If you are looking for rental housing in Northern Virginia and find something you like, you had better put down a deposit without taking time to comparison shop. The rental market is a landlords' market.

That's the advice coming from property managers and real estate agents involved in the leasing of apartments, town houses, condominiums and single-family homes.

Apartments are especially hard to come by in northern Fairfax, as are other so-called "affordable housing units."

It may be easier to find something a young family can afford in other sections of Fairfax or Arlington, one agent said. For example, Lynn Humphrey, a young professional single mother with two children, looked for six months before finding a town house she could rent in Springfield. After looking near Tysons Corner, where she works, Humphrey decided she wanted to keep her children in the same Springfield school they attended while she was sharing a house and searching to find something on her own.

"I lucked out," she said simply. A friend of a friend leased her his town house.

A friend of hers scoured the Northern Virginia market before finding an apartment in the $700 price range. At least once, she was looking at a unit only to have another apartment seeker put a deposit on it sight unseen.

Their stories are not unusual. According to a recent survey of the Northern Virginia rental housing market, rental occupancy is 99 percent. That survey of U.S. housing markets, prepared by Advance Mortgage Corp., a part of the Lomas & Nettleton Financial Group, found that many apartment owners in Northern Virginia have long waiting lists.

"If you find something you want, you had better put something down. This is no time to shop for an apartment in Northern Virginia," said John Adler, a founder of Quixsearch, an apartment search firm that is associated with Woodward & Lothrop.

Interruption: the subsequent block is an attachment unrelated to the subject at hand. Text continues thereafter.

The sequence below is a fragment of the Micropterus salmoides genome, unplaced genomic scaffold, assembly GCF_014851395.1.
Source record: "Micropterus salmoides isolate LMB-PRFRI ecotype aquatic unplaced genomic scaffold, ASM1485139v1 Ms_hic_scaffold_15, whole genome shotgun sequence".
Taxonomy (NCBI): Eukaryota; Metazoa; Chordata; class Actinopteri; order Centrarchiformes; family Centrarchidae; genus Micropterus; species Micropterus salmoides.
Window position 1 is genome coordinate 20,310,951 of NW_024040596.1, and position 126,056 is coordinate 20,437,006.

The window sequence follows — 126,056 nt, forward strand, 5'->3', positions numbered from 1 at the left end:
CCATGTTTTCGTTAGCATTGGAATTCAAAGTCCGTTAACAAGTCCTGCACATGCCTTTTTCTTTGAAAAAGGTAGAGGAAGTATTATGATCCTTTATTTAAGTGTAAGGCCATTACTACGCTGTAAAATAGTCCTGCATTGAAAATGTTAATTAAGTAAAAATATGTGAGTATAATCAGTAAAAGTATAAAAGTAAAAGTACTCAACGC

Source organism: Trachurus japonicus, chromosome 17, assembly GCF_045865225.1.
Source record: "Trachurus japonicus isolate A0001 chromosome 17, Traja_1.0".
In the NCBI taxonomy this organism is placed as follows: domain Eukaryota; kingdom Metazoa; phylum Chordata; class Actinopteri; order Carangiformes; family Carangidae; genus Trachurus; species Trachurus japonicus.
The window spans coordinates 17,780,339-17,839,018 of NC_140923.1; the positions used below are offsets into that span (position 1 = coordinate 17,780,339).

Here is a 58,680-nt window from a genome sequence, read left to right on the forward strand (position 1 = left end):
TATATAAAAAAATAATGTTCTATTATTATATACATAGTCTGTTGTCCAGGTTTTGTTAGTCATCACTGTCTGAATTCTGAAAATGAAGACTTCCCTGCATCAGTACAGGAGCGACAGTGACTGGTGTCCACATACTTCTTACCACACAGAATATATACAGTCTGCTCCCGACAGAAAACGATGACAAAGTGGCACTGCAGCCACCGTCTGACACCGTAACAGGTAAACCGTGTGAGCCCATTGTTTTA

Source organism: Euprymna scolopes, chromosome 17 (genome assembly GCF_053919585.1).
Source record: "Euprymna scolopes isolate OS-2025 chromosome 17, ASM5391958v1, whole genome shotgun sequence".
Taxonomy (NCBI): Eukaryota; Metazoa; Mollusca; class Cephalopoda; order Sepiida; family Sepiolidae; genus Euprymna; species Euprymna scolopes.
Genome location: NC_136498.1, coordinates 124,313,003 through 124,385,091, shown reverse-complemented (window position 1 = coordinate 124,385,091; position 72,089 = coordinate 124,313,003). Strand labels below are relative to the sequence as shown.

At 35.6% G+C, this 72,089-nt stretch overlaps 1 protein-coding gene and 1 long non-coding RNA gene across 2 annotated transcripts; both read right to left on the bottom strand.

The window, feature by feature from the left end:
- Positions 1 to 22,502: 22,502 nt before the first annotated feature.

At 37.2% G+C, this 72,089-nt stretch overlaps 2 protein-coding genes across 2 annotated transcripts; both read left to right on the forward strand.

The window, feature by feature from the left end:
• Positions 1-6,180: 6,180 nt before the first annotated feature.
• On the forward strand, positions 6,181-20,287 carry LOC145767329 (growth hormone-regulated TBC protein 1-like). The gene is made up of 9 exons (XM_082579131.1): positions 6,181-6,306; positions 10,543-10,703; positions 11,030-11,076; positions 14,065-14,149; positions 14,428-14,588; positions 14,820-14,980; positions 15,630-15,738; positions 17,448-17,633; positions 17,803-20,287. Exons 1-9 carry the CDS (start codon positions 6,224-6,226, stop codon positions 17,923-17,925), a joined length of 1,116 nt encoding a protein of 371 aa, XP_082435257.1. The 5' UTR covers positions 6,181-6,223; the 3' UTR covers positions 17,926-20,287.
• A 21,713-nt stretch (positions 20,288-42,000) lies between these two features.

"Even though the rental market has loosened up a bit since the first of October, it is still tight," Adler said. "In this crazy Virginia market, it is all a matter of luck," he said.

Finding single-family detached houses to rent in the $700 to $900 price range inside the Beltway is hard to do. "It is very difficult to find much of anything right now in the Fairfax and Vienna areas in the $1,000 range," according to one property management specialist.

"The inventory of houses for sale is 10 times the size of the rental inventory," according to a McLean real estate broker whose property management division handles houses all over Northern Virginia. Realtors agree "it is a landlords' market in both apartment and house rentals."

Ironically, the apartment market is softest inside the Beltway, Adler said. That is because prices are higher. "You are looking at a market geared to GS-15 salaries," he said.

"It is very tight outside the Beltway, where there are few apartment communities. Metro has made what developments there are outside the Beltway very attractive," Adler said.

According to Quixsearch, the average price of an efficiency in Virginia is $425 to $450 per month. The average rent for a one-bedroom apartment is $550. Two-bedroom apartments average $650, and three-bedroom units average $770.

The tightest part of the market is in three-bedroom apartments and town houses, because people are sharing the larger units, getting larger living quarters and paying less rent than they would for a one-bedroom unit, experts agreed.

That lack of available three-bedroom apartment units is also putting a squeeze on lower income Fairfax residents who must depend on subsidized vouchers to help pay for their rents. There is very little housing available for low-income residents in Fairfax anyway, county officials said. There is virtually no new construction of apartments, either subsidized or nonsubsidized.

The battle for those larger apartments by groups of singles hurts families, housing experts said. Not only is the inventory limited, but landlords also are able to increase rents because they know the singles will be able to pay. The increased rents are pushing poor families away, however, because the higher rents exceed the limits set by the federal government for housing that a low-income person can rent using federal subsidies to help make the payments.